Penny Ball    part 2

Penny Ball part 2

Here is a tutorial on how I finished up the penny ball by applying grout and sealer. I believe it makes a difference, both aesthetically and functionally. If you miss the tutorial yesterday  on how to make a penny ball, you can read it here.. Penny Ball . Tomorrow I will show you how I created some whimsical garden art using the balls and additional materials in what is now affectionately referred to as the Penny Ball Garden. KBJ….thanks for your sense of humor and help in installing my idea in the garden.

Here is the penny ball before grout.


I chose sanded grout. I have done a lot of tiling over the years and Mape is my go to grout. The color I chose was “CoCoa” to provide a background that blended with the patina of the pennies. You will also need a plastic putty knife and rubber trowel, and a natural sponge used specifically for tile work.

Applying the grout: Using a clean cottage cheese container, I used about one cup of powdered grout, then follow the directions on the bag, which after mixing instructs you to “rest” the mixture. Do not skip this step.

Using a plastic putty knife to spread the grout on one half of the ball.

Then, using a small rubber squeegee, work it into the spaces and scrapping off as much of the grout as possible off the pennies.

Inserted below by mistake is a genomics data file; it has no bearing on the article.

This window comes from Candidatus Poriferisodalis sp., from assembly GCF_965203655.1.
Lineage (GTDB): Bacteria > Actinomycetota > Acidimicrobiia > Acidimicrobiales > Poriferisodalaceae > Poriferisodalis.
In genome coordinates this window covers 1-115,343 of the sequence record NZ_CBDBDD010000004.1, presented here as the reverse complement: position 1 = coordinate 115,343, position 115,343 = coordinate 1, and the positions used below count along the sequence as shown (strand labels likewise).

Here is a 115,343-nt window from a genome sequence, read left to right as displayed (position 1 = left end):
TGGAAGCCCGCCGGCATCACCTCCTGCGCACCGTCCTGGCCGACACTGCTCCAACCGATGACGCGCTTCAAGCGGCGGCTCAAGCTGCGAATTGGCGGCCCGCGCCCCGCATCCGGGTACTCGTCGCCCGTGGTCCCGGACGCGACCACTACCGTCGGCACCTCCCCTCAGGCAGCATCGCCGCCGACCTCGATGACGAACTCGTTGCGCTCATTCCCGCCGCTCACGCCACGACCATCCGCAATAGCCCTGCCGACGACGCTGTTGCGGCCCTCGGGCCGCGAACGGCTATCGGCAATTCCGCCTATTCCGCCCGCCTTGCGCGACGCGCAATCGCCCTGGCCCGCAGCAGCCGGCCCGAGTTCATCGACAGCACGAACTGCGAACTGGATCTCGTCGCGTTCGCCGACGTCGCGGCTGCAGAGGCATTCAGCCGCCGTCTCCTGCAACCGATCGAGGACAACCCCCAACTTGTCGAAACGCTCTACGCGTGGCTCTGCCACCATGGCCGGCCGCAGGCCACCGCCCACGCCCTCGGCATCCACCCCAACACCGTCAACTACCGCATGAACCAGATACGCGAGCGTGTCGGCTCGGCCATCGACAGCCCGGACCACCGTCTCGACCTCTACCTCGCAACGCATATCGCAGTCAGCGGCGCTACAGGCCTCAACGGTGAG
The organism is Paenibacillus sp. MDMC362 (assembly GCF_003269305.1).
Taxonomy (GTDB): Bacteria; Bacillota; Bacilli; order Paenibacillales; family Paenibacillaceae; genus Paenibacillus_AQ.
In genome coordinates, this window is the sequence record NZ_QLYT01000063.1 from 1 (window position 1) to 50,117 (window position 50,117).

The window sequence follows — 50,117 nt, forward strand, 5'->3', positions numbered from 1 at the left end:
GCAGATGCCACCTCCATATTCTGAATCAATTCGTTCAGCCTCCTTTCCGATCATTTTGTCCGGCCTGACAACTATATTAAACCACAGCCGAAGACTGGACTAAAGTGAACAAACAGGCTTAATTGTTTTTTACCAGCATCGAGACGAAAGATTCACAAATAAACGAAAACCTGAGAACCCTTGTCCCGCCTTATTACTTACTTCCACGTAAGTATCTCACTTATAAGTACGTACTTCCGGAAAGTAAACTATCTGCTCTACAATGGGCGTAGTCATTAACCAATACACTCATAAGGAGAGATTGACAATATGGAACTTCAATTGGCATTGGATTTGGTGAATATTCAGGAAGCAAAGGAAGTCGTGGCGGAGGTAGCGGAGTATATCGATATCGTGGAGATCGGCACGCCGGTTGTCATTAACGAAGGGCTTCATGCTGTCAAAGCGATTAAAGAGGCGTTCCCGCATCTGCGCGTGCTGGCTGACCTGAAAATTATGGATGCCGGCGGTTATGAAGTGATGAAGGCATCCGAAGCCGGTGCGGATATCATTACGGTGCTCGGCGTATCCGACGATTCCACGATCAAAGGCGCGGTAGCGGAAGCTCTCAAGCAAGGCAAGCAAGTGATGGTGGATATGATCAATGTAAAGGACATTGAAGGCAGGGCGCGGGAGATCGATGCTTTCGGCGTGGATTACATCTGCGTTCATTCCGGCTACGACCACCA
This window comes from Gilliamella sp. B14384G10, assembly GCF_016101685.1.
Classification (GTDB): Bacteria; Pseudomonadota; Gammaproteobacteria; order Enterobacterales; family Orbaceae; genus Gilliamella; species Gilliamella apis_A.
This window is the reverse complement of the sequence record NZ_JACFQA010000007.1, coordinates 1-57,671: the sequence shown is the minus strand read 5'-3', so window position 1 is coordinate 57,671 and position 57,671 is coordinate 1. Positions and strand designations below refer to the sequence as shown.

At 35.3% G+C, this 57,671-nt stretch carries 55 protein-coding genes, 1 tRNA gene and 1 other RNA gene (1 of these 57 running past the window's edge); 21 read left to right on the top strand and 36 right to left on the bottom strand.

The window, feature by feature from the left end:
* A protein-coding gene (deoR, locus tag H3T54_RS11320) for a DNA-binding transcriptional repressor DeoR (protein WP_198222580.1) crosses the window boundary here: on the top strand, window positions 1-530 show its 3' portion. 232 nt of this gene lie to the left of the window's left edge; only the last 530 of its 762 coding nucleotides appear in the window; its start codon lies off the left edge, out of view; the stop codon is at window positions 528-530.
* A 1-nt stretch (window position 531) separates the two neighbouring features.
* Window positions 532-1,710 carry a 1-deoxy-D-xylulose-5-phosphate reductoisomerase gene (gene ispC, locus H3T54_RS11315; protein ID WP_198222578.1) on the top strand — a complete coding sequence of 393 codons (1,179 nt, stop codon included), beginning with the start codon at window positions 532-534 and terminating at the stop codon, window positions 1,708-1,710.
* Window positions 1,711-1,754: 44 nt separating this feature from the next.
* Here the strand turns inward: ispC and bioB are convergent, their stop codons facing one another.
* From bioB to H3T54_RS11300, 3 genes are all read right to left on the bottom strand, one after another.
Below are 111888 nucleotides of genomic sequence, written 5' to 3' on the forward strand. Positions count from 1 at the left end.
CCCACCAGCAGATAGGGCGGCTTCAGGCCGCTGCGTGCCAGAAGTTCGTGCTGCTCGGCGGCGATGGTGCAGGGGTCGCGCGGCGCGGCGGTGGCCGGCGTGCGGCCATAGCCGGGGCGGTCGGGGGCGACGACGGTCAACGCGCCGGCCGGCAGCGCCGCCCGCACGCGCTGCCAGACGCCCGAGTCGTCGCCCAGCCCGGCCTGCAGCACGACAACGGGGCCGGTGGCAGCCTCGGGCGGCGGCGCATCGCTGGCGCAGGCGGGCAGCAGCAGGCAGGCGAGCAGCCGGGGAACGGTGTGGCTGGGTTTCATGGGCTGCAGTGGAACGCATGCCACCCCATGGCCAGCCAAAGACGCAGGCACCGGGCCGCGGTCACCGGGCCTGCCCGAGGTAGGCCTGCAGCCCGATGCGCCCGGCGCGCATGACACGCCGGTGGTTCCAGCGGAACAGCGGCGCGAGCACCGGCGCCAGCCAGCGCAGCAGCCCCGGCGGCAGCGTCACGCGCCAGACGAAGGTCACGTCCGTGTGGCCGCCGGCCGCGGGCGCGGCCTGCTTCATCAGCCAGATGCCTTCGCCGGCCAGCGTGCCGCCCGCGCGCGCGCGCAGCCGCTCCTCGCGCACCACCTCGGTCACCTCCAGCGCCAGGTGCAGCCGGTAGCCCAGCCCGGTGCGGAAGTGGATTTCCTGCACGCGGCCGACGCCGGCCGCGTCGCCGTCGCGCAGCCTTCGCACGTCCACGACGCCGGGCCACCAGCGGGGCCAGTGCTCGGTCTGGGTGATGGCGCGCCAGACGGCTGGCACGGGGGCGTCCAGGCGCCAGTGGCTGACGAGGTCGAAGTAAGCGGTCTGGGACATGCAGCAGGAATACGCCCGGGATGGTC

I did the top half of each ball, then let it sit until the grout was starting to set, anywhere from 10 to 30 minutes. Then wet your sponge, squeeze all the water out, and lightly go over your grouted space, both cleaning your pennies, and smoothing out your grout spaces. One or two swipes and you need to rinse. You also need an especially light hand or you will pull out your grout.

After you have cleaned off the group, let dry for a bit, and a haze develops indicating it is time to buff it clean. I use old shoulder pads….they worked especially well for the size of the project. I waited a couple of hours, then did the other half of each ball.

Here you can see one half grouted, done and dried…….ready for the finish job.

You can see that there was some grout left on some of the pennies, and I wanted to clean it off and buff the grout film off before I sealed the grout. Doing it this way was effective but slow, so KBJ made a suggestion.